• AWS_ACCESS_KEY_ID
  • AWS_SECRET_ACCESS_KEY
  • AWS_DEFAULT_REGION

When you start the Database Service, the service reads environment variables from a file at the path /etc/default/teleport. Obtain these credentials from your organization. Ensure that /etc/default/teleport has the following content, replacing the values of each variable:

AWS_ACCESS_KEY_ID=00000000000000000000
AWS_SECRET_ACCESS_KEY=0000000000000000000000000000000000000000
AWS_DEFAULT_REGION=<YOUR_REGION>

Teleport's AWS client loads credentials from different sources in the following order:

  • Environment Variables
  • Shared credentials file
  • Shared configuration file (Teleport always enables shared configuration)
  • EC2 Instance Metadata (credentials only)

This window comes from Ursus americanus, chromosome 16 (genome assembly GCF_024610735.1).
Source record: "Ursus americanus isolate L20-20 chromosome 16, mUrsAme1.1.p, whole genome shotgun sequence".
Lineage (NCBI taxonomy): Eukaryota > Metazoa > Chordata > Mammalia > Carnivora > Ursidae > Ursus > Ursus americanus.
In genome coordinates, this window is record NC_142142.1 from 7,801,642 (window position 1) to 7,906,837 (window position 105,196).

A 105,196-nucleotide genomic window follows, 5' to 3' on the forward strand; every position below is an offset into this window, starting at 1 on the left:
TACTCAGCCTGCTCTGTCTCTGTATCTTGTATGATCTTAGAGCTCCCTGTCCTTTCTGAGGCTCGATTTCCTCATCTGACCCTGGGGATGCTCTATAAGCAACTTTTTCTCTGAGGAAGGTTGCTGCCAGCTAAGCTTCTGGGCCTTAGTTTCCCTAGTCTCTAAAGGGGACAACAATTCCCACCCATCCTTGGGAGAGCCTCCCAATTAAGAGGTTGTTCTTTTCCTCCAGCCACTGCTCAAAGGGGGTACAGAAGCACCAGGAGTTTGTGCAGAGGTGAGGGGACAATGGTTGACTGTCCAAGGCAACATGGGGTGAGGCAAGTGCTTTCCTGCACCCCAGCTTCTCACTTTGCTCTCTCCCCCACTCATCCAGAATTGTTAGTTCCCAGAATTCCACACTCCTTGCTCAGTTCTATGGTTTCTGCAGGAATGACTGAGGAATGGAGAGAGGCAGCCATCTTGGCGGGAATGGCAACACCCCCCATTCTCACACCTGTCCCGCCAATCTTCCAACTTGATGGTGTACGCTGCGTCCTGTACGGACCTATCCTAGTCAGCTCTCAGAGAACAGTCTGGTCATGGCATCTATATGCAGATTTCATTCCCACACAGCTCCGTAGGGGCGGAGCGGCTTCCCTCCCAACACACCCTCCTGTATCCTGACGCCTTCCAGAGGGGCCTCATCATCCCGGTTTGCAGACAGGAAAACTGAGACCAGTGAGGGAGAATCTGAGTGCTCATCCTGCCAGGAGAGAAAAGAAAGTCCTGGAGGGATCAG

While you can provide AWS credentials via a shared credentials file or shared configuration file, you will need to run the Database Service with the AWS_PROFILE environment variable assigned to the name of your profile of choice.

If you have a specific use case that the instructions above do not account for, consult the documentation for the AWS SDK for Go for a detailed description of credential loading behavior.

Teleport can bootstrap IAM permissions for the Database Service based on its configuration using the teleport db configure bootstrap command. You can use this command in automatic or manual mode:

  • In automatic mode, Teleport will attempt to create appropriate IAM policies and attach them to the specified IAM identity (user or role). This requires IAM permissions to create and attach IAM policies.